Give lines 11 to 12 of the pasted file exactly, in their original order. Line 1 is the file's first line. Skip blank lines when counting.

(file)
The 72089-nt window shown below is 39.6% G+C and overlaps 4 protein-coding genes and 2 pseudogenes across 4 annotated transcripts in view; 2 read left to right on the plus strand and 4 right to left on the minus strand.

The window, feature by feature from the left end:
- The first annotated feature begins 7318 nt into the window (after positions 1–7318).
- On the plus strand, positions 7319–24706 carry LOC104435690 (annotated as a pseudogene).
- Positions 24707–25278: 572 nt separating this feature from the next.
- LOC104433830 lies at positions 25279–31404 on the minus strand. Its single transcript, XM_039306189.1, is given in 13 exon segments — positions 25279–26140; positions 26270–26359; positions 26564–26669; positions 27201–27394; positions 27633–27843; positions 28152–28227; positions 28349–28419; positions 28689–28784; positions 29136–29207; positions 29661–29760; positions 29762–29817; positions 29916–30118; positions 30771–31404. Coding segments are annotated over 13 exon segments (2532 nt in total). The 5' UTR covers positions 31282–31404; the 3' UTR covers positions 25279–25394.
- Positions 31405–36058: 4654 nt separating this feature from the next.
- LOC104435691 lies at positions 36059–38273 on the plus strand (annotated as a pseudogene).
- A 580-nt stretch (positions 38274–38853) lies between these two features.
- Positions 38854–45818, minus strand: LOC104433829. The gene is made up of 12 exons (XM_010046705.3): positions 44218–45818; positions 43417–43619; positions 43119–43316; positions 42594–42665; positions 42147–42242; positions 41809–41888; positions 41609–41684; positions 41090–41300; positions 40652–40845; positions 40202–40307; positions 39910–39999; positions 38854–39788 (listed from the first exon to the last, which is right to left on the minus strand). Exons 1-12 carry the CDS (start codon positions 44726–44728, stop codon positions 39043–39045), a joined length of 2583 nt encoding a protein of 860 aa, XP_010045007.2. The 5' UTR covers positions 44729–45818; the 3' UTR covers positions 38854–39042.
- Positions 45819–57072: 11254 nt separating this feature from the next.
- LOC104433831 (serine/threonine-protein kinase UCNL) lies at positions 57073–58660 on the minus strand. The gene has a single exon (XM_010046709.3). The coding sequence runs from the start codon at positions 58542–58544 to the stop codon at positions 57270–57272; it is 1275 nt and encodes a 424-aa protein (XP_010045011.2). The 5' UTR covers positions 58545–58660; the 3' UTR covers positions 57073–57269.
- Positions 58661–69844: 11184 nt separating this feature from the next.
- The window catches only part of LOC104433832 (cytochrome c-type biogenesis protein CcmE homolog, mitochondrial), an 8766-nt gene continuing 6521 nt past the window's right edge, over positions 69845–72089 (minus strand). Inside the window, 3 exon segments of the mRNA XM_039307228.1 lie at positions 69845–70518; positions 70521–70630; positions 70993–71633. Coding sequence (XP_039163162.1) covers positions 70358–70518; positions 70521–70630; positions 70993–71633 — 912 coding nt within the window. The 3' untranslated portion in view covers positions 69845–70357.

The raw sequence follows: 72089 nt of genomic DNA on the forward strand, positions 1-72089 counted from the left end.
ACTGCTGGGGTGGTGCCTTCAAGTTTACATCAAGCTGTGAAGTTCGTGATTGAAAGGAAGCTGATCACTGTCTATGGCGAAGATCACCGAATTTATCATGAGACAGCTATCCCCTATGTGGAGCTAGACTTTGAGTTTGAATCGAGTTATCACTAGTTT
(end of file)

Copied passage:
- Positions 45819–57072: 11254 nt separating this feature from the next.
- LOC104433831 (serine/threonine-protein kinase UCNL) lies at positions 57073–58660 on the minus strand. The gene has a single exon (XM_010046709.3). The coding sequence runs from the start codon at positions 58542–58544 to the stop codon at positions 57270–57272; it is 1275 nt and encodes a 424-aa protein (XP_010045011.2). The 5' UTR covers positions 58545–58660; the 3' UTR covers positions 57073–57269.